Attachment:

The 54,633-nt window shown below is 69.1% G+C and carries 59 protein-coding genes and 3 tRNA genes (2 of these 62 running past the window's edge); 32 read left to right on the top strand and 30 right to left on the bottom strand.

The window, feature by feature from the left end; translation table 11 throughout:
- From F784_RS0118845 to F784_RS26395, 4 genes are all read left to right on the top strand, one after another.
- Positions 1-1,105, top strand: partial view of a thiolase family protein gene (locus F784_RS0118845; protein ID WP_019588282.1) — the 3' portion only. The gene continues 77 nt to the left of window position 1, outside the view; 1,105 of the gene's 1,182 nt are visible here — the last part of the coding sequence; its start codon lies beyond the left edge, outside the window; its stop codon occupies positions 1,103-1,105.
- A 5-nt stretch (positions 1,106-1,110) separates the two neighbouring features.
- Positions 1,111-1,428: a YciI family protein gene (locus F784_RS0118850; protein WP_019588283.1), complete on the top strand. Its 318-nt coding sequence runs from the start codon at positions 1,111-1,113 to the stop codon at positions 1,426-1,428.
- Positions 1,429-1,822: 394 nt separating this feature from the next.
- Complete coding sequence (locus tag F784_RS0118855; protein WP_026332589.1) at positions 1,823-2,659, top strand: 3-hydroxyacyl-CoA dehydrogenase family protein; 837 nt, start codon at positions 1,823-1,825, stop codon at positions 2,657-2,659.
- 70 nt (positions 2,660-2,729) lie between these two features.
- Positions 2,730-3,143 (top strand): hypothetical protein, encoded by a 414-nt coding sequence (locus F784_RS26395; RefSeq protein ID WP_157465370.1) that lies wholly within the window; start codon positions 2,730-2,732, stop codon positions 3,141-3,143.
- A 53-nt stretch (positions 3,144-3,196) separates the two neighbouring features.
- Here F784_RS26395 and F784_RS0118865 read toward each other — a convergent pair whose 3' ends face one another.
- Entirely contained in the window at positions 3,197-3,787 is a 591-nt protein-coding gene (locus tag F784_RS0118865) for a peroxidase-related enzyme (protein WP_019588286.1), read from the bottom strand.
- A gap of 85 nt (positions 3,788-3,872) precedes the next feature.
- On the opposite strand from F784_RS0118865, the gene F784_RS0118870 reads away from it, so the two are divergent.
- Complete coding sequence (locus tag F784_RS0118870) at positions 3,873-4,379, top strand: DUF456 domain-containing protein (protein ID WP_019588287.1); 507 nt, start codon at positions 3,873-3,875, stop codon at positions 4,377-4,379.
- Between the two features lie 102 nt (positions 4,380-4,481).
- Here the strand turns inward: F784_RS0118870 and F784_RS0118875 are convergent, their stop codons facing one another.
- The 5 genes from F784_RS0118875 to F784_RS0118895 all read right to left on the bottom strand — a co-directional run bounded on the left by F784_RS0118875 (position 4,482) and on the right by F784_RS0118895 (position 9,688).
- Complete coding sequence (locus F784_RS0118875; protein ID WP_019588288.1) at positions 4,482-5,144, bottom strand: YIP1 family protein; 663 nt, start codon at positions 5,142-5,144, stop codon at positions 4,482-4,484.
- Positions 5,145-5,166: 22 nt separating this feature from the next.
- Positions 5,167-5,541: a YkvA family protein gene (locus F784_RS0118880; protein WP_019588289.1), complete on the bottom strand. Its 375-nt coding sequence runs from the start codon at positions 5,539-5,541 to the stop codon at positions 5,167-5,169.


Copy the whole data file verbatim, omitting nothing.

The 54,633-nt window shown below is 69.1% G+C and carries 59 protein-coding genes and 3 tRNA genes (2 of these 62 running past the window's edge); 32 read left to right on the top strand and 30 right to left on the bottom strand.

The window, feature by feature from the left end; translation table 11 throughout:
- From F784_RS0118845 to F784_RS26395, 4 genes are all read left to right on the top strand, one after another.
- Positions 1-1,105, top strand: partial view of a thiolase family protein gene (locus F784_RS0118845; protein ID WP_019588282.1) — the 3' portion only. The gene continues 77 nt to the left of window position 1, outside the view; 1,105 of the gene's 1,182 nt are visible here — the last part of the coding sequence; its start codon lies beyond the left edge, outside the window; its stop codon occupies positions 1,103-1,105.
- A 5-nt stretch (positions 1,106-1,110) separates the two neighbouring features.
- Positions 1,111-1,428: a YciI family protein gene (locus F784_RS0118850; protein WP_019588283.1), complete on the top strand. Its 318-nt coding sequence runs from the start codon at positions 1,111-1,113 to the stop codon at positions 1,426-1,428.
- Positions 1,429-1,822: 394 nt separating this feature from the next.
- Complete coding sequence (locus tag F784_RS0118855; protein WP_026332589.1) at positions 1,823-2,659, top strand: 3-hydroxyacyl-CoA dehydrogenase family protein; 837 nt, start codon at positions 1,823-1,825, stop codon at positions 2,657-2,659.
- 70 nt (positions 2,660-2,729) lie between these two features.
- Positions 2,730-3,143 (top strand): hypothetical protein, encoded by a 414-nt coding sequence (locus F784_RS26395; RefSeq protein ID WP_157465370.1) that lies wholly within the window; start codon positions 2,730-2,732, stop codon positions 3,141-3,143.
- A 53-nt stretch (positions 3,144-3,196) separates the two neighbouring features.
- Here F784_RS26395 and F784_RS0118865 read toward each other — a convergent pair whose 3' ends face one another.
- Entirely contained in the window at positions 3,197-3,787 is a 591-nt protein-coding gene (locus tag F784_RS0118865) for a peroxidase-related enzyme (protein WP_019588286.1), read from the bottom strand.
- A gap of 85 nt (positions 3,788-3,872) precedes the next feature.
- On the opposite strand from F784_RS0118865, the gene F784_RS0118870 reads away from it, so the two are divergent.
- Complete coding sequence (locus tag F784_RS0118870) at positions 3,873-4,379, top strand: DUF456 domain-containing protein (protein ID WP_019588287.1); 507 nt, start codon at positions 3,873-3,875, stop codon at positions 4,377-4,379.
- Between the two features lie 102 nt (positions 4,380-4,481).
- Here the strand turns inward: F784_RS0118870 and F784_RS0118875 are convergent, their stop codons facing one another.
- The 5 genes from F784_RS0118875 to F784_RS0118895 all read right to left on the bottom strand — a co-directional run bounded on the left by F784_RS0118875 (position 4,482) and on the right by F784_RS0118895 (position 9,688).
- Complete coding sequence (locus F784_RS0118875; protein ID WP_019588288.1) at positions 4,482-5,144, bottom strand: YIP1 family protein; 663 nt, start codon at positions 5,142-5,144, stop codon at positions 4,482-4,484.
- Positions 5,145-5,166: 22 nt separating this feature from the next.
- Positions 5,167-5,541: a YkvA family protein gene (locus F784_RS0118880; protein WP_019588289.1), complete on the bottom strand. Its 375-nt coding sequence runs from the start codon at positions 5,539-5,541 to the stop codon at positions 5,167-5,169.